Mayor Rodrigo Duterte boldly announced to the world that Mar never graduated from Wharton:
You claim to have graduated from Wharton School of Economics. That is a myth. You did not graduate [from] Wharton, Mr. Roxas. Wala doon sa listahan na ikaw naka-kumpleto ng 4 years or 5 years for a degree. Tanungin mo ang Wharton. Maybe um-enrol ka ng 3 months course, correspondence. I would believe that. [Rappler]
According to Rappler, Duterte then challenged Roxas to show a photo of him wearing a toga with his mother as “proof” that he graduated from the Wharton School of the University of Pennsylvania. After Mar refuted him, Mayor Duterte then clarified that:
A Wharton graduate is a person who finishes his masters degree at Wharton, meaning you are a graduate of MBA at Wharton. In your case, Mar, you are not, so don’t claim to be a man you cannot be…because you are not. UPenn graduate ka (You are a UPenn graduate), and not Wharton!
So first Mayor Duterte said that Mar only graduated from 3-month course. And now he goes on to state that it’s a four-year course but not in Wharton but in the University of Pennsylvania. One supporter of Duterte went so far as to write that:
No self-respecting presidential candidate will consider 4 years in high school [at Ateneo de Manila University] and 3 years in [Wharton] college a ‘background in economics’.
In Mar’s Official Website, it’s stated that:
Official records were presented by the University of Pennsylvania to highlight the fact that:
He graduated from the University of Pennsylvania with a Bachelor of Science in Economics in 1979.
The official name of the school is “University of Pennsylvania” and the school division: “Wharton Undergraduate”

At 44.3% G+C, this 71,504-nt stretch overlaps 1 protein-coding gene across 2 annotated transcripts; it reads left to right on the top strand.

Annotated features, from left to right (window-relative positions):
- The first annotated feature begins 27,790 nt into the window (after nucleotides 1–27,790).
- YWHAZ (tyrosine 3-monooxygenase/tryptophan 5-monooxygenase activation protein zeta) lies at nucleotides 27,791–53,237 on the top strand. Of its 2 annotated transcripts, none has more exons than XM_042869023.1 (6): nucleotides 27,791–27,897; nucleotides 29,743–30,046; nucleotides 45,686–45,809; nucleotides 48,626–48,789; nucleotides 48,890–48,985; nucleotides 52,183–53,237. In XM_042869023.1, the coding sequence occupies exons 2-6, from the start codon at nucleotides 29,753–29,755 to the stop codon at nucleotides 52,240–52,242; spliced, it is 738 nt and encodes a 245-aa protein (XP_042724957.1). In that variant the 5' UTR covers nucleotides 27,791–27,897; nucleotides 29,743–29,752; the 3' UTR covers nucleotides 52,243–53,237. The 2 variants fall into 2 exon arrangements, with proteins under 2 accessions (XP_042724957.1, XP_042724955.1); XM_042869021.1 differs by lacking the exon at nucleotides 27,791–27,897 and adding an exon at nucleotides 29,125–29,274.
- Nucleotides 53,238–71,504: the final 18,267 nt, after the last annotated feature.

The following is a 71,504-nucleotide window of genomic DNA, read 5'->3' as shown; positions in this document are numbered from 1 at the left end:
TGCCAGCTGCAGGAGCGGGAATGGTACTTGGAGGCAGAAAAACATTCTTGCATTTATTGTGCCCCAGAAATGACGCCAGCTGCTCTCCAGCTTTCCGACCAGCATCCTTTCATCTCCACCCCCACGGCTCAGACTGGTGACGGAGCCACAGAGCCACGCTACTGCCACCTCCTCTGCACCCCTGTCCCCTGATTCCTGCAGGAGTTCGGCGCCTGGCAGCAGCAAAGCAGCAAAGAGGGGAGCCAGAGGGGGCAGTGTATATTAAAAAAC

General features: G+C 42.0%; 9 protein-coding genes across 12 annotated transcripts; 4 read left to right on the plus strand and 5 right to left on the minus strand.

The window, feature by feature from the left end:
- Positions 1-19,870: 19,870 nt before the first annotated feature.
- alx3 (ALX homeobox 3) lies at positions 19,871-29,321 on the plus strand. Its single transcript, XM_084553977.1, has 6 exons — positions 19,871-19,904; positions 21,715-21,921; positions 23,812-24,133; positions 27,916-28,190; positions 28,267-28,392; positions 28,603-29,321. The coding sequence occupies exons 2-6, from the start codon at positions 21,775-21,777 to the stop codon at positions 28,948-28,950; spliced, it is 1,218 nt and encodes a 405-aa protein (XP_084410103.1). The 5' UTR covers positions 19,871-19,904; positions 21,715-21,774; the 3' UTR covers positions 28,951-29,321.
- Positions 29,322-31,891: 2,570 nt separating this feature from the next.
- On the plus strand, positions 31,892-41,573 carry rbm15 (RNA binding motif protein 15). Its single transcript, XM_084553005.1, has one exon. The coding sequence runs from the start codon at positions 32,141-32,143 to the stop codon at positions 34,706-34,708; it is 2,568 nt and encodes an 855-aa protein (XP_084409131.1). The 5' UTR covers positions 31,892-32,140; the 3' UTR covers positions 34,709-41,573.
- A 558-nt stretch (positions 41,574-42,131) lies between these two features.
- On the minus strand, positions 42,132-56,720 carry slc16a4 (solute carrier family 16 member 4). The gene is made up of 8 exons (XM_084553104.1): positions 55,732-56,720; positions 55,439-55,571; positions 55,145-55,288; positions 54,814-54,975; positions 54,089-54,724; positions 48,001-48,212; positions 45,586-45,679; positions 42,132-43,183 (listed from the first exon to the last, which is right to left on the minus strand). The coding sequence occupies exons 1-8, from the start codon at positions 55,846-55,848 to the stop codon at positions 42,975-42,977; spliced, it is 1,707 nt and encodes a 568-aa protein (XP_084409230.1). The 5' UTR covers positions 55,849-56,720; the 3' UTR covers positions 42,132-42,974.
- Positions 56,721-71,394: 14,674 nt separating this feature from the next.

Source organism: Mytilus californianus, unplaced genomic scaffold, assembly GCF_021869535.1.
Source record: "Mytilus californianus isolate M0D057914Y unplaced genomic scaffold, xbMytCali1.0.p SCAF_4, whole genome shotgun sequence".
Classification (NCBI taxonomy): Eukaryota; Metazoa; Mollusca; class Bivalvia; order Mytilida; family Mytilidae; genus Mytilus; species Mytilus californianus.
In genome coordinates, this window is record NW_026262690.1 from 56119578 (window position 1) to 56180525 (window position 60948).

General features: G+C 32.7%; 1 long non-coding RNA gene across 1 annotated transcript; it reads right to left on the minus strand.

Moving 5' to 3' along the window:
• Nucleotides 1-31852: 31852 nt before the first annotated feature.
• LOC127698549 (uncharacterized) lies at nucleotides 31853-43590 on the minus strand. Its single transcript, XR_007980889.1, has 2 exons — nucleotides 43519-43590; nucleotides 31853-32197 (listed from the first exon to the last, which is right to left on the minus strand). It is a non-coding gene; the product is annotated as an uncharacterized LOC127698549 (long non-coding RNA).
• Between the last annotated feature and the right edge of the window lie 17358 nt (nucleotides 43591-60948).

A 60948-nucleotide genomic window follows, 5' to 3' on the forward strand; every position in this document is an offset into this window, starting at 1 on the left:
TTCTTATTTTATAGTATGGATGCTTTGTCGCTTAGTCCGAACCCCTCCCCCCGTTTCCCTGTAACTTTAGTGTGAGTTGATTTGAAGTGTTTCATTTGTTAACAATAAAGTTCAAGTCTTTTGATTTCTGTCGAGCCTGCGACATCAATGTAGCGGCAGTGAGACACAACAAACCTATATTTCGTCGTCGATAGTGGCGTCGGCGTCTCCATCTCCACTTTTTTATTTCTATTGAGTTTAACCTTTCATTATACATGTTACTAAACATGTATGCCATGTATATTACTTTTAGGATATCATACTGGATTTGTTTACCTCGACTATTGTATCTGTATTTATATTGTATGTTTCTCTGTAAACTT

The suggestion that a Wharton undergraduate degree is “unimpressive and insufficient to claim ‘a background in economics'” is likewise bereft of merit.
According to one writer: “Apparently, the writer [of the comment that this feat is unimpressive] has little idea about the quality of students and education at Wharton. Undergrads at Wharton are sought after by many firms. They are recruited even while they are still studying and offered exceptionally high salaries.”
According to another account from Rebecca Ricalde, a digital commerce executive who was a member of the Wharton MBA Class of 2011: “Undergrads can definitely claim to be Wharton grads. In fact, the undergrad is maybe more competitive than the MBA program.”
As aptly summarized by spot.ph:
It looks like [Mayor Duterte] is mistaken – Wharton does have undergraduate programs, and being an “undergraduate” is as good as being an alumnus.
On September 1, 2012, the Wharton magazine’s Twitter account congratulated Mar as one of the school’s alumni:
Congratulations to Manuel “Mar” Roxas, W’70, now appointed secretary of the interior and local government for the Philippines.
— Wharton Magazine (@whartonmagazine) August 31, 2012
On December 17, 2015, this was reaffirmed: “Wharton: Yes, Roxas is our ‘graduate’”, Rappler:
The words ‘graduate’ and ‘alumnus’ are synonymous, says a Wharton official, adding that an ‘undergraduate’ degree means he finished college there. x x x
And it turns out that Duterte and Filipinos online have the terms all wrong.
In an email to Rappler correspondent Raymon Dullana, Wharton said the terms “graduate” and “alumnus” are the same.
“The word ‘graduate’ and ‘alumnus’ are synonymous. Wharton offers both undergraduate and MBA degrees. Mr. Roxas received his undergraduate degree. An undergraduate degree is a pre-requisite for admission to nearly all accredited graduate schools including those that bestow an MBA,” Wharton School Media Relations Director Peter Winicov said in an email.
A copy of the Wharton School’s 2006 Alumni Directory also lists “Manuel Araneta Roxas II,” then still a senator, as an alumnus of the business school.